Harajuku Local Customs

  • Turtle Stone, a Luck Stone?
    Turtle Stone, a Luck Stone?
    by taigaa001
  • Washing of hands and hearts
    Washing of hands and hearts
    by bpacker
  • Gateway to the Meiji Shrine, Tokyo
    Gateway to the Meiji Shrine, Tokyo
    by victorwkf

Most Recent Local Customs in Harajuku

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    Kameishi (Turtle Stone)

    by taigaa001 Written Aug 5, 2013
    Turtle Stone, a Luck Stone?

    Japanese word "Kame" encompasses both tortoises and turtles. Because of the reptile's long life span, both turtles and tortoises have been treasured as the symbols of longevity and prosperity. In Japanese gardens of major shrines and temples, tortoises are often kept as pets. Kameishi is either a set of stones or one large huge stone shaped like a turtle. These stones are often paired with Crane stone(s) the symbol of longevity and maritime fidelity. There is even a Japanese phrase "Tsuru-wa-sennen, Kame-wa-mannen(Cranes live for one thousand years and turtles 10,000 years). The turtle stone located near the North Pond is about 2 meters long. Some people believe that this stone permeates vigor while children enjoy playing on and around the stone.

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  • victorwkf's Profile Photo

    Big Traditional Drum

    by victorwkf Written Oct 8, 2005

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    A big traditional drum at Meiji Shrine, Tokyo

    There is a big traditional drum located at the Meiji Shrine which is rather colourful and impressive. Big traditional drums are rather popular in Eastern Asian countries such as Japan, Korea, China and Mongolia which I have all visited.

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    Traditional Japanese Weddings

    by victorwkf Written Oct 7, 2005

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    Traditional Japanese wedding at Meiji Shrine, Toky

    It seems that the Meiji Shrine is a popular place for traditional Japanese weddings as I was lucky to catch one during my visit there. More photos of the wedding are at the travelogue section of this VT page.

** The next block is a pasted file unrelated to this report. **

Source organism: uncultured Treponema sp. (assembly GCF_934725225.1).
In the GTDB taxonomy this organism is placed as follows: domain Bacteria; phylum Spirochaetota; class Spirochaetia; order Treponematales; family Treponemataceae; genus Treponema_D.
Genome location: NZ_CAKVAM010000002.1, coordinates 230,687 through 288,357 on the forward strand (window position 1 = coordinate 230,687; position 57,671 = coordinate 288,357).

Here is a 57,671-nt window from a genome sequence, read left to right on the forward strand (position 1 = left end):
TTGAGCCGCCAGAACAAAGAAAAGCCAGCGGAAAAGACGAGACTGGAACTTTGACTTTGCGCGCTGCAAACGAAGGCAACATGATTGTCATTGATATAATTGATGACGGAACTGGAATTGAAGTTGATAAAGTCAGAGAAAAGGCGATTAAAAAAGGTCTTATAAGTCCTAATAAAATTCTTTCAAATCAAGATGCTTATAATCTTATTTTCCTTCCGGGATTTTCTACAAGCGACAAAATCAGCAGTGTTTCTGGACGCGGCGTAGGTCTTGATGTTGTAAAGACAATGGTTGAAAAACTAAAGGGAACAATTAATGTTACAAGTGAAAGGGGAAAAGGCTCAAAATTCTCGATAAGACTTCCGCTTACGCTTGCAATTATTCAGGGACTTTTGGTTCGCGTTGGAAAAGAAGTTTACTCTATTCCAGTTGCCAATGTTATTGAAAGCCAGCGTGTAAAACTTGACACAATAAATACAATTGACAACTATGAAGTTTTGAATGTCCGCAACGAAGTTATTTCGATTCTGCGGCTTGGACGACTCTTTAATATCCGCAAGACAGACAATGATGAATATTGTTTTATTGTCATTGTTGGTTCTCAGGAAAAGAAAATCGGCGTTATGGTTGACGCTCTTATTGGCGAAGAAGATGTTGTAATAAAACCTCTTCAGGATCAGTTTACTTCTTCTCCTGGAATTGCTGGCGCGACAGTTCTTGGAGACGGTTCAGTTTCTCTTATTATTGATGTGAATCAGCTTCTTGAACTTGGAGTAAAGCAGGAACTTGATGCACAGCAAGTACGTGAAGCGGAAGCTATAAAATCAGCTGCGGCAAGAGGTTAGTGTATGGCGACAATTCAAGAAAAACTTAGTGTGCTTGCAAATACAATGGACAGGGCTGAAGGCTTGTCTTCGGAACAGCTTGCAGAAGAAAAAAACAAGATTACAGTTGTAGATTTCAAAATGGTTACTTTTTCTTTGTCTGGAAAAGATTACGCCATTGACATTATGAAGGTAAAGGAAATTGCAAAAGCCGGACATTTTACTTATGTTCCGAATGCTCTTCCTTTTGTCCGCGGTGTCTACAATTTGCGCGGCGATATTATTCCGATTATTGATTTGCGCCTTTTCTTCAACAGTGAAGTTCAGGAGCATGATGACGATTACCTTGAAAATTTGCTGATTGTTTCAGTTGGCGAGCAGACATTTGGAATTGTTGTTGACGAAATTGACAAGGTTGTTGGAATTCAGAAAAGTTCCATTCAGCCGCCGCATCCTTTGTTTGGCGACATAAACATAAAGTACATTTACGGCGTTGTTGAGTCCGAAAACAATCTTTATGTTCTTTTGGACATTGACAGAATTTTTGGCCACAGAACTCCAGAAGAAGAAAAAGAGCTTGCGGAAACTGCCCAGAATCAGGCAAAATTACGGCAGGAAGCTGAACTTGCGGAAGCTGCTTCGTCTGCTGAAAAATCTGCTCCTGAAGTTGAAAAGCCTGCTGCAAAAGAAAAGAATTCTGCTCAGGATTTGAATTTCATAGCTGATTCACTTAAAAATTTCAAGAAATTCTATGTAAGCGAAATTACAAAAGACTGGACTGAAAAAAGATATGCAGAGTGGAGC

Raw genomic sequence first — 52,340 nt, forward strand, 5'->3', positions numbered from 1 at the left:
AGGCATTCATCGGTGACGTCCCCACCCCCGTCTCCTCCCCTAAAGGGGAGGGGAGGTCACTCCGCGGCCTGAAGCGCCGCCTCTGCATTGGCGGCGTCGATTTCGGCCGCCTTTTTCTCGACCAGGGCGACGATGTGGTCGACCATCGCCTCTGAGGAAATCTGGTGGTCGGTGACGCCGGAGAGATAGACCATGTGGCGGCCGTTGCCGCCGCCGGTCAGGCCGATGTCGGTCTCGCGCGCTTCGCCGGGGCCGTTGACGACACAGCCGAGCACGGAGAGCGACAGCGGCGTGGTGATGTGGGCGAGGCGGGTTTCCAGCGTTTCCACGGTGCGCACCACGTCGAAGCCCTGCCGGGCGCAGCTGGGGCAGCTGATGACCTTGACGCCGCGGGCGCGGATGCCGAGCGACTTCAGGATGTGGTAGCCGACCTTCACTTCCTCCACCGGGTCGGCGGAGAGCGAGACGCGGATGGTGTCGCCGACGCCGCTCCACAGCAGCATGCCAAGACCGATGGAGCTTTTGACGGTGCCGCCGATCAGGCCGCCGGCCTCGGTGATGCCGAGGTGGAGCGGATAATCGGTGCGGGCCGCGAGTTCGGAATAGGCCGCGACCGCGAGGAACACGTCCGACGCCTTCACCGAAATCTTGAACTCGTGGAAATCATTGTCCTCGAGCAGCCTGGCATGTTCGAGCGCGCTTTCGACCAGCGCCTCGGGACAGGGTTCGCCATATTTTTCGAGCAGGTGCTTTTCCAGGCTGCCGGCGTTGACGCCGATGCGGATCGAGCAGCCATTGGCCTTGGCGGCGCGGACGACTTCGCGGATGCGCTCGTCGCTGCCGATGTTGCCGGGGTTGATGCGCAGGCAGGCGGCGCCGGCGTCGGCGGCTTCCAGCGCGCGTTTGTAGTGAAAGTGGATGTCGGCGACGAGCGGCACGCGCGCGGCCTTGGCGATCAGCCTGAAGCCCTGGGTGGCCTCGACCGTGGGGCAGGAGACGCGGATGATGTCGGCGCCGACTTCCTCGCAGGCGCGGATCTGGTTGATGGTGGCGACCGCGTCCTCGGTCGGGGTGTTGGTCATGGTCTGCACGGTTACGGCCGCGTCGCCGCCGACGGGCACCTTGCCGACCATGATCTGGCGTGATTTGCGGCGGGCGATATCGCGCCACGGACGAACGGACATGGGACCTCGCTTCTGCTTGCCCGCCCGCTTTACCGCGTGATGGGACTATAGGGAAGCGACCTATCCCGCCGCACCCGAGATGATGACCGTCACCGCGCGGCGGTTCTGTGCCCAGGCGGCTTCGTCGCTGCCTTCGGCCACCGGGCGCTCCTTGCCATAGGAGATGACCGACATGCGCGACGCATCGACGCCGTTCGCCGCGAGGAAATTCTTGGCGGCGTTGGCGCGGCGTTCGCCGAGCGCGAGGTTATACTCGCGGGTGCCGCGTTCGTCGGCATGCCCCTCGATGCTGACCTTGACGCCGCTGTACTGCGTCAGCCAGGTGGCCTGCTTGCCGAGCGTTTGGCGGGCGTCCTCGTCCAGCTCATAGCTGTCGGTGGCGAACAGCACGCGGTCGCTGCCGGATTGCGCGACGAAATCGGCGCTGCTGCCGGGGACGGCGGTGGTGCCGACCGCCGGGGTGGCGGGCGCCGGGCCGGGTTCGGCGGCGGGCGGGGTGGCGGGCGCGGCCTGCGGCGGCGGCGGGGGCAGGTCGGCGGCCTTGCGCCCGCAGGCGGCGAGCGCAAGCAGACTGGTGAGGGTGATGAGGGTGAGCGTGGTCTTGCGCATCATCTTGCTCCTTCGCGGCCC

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    • Festivals
    • Romantic Travel and Honeymoons

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    Wash your hearts and hands

    by bpacker Updated Apr 13, 2004

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    Washing of hands and hearts

    Just before you enter a Japanese Shrine, you will see several wooden dippers and a a basin overflowing with water. Now before you take a sip from those dippers, take note that they're for ritual cleansing purposes. You're supposed to wash your hands and symobolically wash your hearts before you enter the holy place. Do that and serenity will come on you when you enter the shrine.

    Bpacker's Harajuku Page

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  • victorwkf's Profile Photo

    Making a wish, traditional style

    by victorwkf Written Oct 7, 2005

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    Making a wish, traditional Japanese style

    It seems that you can make a wish in the Japanese traditional style at the Meiji Shrine and they will put it into wooden plates like the ones in the photo.

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    • Arts and Culture

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    Water for cleansing

    by victorwkf Written Oct 7, 2005

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    Water for cleansing at Meiji Shrine, Tokyo

    Before entering the main shrine, devotees are supposed to wash their hands using the water from a traditional sink located outside the shrine as shown in this photograph.

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    • Religious Travel
    • Arts and Culture

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    Entrance to Meiji Shrine

    by victorwkf Written Oct 7, 2005

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    Gateway to the Meiji Shrine, Tokyo

    As in all other Japanese temples and shrines, the entrance to the Meiji Shrine is marked by a traditional Japanese gate which is very tall and impressive.

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    • Arts and Culture
    • Religious Travel

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Harajuku Local Customs

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